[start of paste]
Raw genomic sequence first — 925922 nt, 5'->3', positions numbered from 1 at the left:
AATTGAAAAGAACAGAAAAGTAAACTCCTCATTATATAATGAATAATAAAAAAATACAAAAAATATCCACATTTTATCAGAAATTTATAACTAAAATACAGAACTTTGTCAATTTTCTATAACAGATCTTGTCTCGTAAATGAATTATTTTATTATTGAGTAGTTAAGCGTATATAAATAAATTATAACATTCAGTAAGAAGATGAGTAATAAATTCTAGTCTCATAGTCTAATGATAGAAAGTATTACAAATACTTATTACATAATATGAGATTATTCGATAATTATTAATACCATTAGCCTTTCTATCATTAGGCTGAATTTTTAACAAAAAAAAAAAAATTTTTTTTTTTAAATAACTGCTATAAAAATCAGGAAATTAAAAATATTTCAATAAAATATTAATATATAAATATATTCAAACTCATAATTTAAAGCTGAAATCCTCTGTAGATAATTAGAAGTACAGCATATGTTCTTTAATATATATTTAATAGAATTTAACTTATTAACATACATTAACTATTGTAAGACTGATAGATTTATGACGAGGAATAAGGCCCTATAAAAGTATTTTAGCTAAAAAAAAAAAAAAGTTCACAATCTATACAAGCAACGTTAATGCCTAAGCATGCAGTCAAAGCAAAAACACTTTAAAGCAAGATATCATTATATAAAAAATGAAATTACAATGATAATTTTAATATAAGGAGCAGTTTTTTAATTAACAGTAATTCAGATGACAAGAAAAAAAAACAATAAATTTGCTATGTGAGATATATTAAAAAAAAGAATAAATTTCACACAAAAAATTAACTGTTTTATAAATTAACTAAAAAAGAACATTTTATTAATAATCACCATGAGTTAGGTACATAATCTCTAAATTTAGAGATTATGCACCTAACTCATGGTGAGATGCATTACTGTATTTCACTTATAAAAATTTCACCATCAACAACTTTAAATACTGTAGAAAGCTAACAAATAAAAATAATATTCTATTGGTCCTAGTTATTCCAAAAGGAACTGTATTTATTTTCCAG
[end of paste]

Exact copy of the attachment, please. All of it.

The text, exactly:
Raw genomic sequence first — 925922 nt, 5'->3', positions numbered from 1 at the left:
AATTGAAAAGAACAGAAAAGTAAACTCCTCATTATATAATGAATAATAAAAAAATACAAAAAATATCCACATTTTATCAGAAATTTATAACTAAAATACAGAACTTTGTCAATTTTCTATAACAGATCTTGTCTCGTAAATGAATTATTTTATTATTGAGTAGTTAAGCGTATATAAATAAATTATAACATTCAGTAAGAAGATGAGTAATAAATTCTAGTCTCATAGTCTAATGATAGAAAGTATTACAAATACTTATTACATAATATGAGATTATTCGATAATTATTAATACCATTAGCCTTTCTATCATTAGGCTGAATTTTTAACAAAAAAAAAAAAATTTTTTTTTTTAAATAACTGCTATAAAAATCAGGAAATTAAAAATATTTCAATAAAATATTAATATATAAATATATTCAAACTCATAATTTAAAGCTGAAATCCTCTGTAGATAATTAGAAGTACAGCATATGTTCTTTAATATATATTTAATAGAATTTAACTTATTAACATACATTAACTATTGTAAGACTGATAGATTTATGACGAGGAATAAGGCCCTATAAAAGTATTTTAGCTAAAAAAAAAAAAAAGTTCACAATCTATACAAGCAACGTTAATGCCTAAGCATGCAGTCAAAGCAAAAACACTTTAAAGCAAGATATCATTATATAAAAAATGAAATTACAATGATAATTTTAATATAAGGAGCAGTTTTTTAATTAACAGTAATTCAGATGACAAGAAAAAAAAACAATAAATTTGCTATGTGAGATATATTAAAAAAAAGAATAAATTTCACACAAAAAATTAACTGTTTTATAAATTAACTAAAAAAGAACATTTTATTAATAATCACCATGAGTTAGGTACATAATCTCTAAATTTAGAGATTATGCACCTAACTCATGGTGAGATGCATTACTGTATTTCACTTATAAAAATTTCACCATCAACAACTTTAAATACTGTAGAAAGCTAACAAATAAAAATAATATTCTATTGGTCCTAGTTATTCCAAAAGGAACTGTATTTATTTTCCAG